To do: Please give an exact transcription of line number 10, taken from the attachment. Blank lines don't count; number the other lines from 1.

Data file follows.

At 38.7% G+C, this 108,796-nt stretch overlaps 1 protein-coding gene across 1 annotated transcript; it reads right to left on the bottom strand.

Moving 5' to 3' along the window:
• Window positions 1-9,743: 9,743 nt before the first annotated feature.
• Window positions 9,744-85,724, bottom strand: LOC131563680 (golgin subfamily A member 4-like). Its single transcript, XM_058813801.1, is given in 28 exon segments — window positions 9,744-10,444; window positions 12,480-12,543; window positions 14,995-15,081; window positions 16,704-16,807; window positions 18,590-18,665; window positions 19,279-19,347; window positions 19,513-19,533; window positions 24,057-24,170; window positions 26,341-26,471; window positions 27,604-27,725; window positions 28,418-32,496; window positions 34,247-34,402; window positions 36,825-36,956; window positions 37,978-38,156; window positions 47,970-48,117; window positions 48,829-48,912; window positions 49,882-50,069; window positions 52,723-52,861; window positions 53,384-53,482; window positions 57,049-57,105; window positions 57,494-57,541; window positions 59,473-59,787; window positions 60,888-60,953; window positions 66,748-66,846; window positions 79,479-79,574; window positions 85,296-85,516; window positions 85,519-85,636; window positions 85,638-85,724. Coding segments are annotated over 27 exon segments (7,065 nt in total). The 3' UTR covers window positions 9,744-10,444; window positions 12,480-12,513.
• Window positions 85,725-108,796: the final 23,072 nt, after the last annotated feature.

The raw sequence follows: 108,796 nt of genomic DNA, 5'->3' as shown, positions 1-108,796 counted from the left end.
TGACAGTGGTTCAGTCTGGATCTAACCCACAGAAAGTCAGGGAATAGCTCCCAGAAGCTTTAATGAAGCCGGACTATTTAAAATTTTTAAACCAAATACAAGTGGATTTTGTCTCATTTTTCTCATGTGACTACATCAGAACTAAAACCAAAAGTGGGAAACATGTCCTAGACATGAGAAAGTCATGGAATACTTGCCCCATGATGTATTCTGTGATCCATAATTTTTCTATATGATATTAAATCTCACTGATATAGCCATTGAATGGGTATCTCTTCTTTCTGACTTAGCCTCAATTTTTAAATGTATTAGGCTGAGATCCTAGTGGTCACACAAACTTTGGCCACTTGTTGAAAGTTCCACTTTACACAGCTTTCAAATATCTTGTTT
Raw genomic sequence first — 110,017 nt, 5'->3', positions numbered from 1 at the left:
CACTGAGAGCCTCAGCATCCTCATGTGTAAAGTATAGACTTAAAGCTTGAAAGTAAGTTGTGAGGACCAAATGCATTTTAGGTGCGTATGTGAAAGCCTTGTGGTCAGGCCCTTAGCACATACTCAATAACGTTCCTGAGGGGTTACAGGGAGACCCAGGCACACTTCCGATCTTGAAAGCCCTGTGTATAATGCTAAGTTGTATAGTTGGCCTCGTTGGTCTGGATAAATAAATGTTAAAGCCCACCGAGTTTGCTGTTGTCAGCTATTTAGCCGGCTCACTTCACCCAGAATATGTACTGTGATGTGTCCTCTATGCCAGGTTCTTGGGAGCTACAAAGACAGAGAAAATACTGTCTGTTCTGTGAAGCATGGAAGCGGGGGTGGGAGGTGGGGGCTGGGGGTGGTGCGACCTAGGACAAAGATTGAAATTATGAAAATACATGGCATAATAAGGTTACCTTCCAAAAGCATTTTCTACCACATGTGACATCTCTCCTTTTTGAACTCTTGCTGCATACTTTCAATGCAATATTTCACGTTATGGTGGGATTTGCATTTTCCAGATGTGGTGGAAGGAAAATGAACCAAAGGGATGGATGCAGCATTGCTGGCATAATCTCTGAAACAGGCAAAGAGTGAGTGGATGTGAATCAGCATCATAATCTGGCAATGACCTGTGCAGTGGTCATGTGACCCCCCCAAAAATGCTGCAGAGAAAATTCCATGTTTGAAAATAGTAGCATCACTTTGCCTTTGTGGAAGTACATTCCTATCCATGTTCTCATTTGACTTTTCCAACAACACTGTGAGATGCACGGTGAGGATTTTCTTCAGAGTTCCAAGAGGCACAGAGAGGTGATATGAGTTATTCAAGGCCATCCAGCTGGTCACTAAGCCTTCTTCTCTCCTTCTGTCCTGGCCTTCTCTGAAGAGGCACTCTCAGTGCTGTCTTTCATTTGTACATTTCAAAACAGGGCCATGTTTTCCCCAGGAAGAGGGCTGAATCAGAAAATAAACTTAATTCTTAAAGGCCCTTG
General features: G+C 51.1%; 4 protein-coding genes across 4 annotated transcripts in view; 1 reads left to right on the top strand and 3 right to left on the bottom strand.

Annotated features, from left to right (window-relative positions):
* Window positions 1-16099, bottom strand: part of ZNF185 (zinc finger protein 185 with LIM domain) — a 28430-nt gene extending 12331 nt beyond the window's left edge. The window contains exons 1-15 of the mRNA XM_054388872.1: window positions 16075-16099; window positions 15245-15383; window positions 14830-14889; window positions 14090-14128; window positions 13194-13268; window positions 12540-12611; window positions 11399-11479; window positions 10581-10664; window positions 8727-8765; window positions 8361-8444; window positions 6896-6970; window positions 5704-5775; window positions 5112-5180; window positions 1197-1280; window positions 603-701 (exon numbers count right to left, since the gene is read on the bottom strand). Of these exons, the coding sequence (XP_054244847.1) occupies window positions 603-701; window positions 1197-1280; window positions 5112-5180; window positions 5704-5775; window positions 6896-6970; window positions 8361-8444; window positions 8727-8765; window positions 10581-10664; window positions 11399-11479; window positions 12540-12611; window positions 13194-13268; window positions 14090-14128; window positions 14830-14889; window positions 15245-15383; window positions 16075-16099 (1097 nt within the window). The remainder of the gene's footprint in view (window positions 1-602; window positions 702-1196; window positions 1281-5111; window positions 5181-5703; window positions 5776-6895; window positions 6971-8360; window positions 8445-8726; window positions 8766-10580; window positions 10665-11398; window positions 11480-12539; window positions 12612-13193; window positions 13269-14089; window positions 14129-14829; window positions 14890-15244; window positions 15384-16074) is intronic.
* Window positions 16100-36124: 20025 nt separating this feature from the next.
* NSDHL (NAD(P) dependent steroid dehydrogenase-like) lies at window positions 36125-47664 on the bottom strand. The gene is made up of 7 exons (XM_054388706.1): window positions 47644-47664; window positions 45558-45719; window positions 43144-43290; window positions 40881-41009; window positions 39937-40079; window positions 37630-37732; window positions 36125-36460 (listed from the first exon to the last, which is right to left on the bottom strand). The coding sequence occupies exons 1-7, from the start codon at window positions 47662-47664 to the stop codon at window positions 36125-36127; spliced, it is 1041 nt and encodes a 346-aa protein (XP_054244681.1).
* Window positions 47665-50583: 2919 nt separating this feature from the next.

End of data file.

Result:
General features: G+C 51.1%; 4 protein-coding genes across 4 annotated transcripts in view; 1 reads left to right on the top strand and 3 right to left on the bottom strand.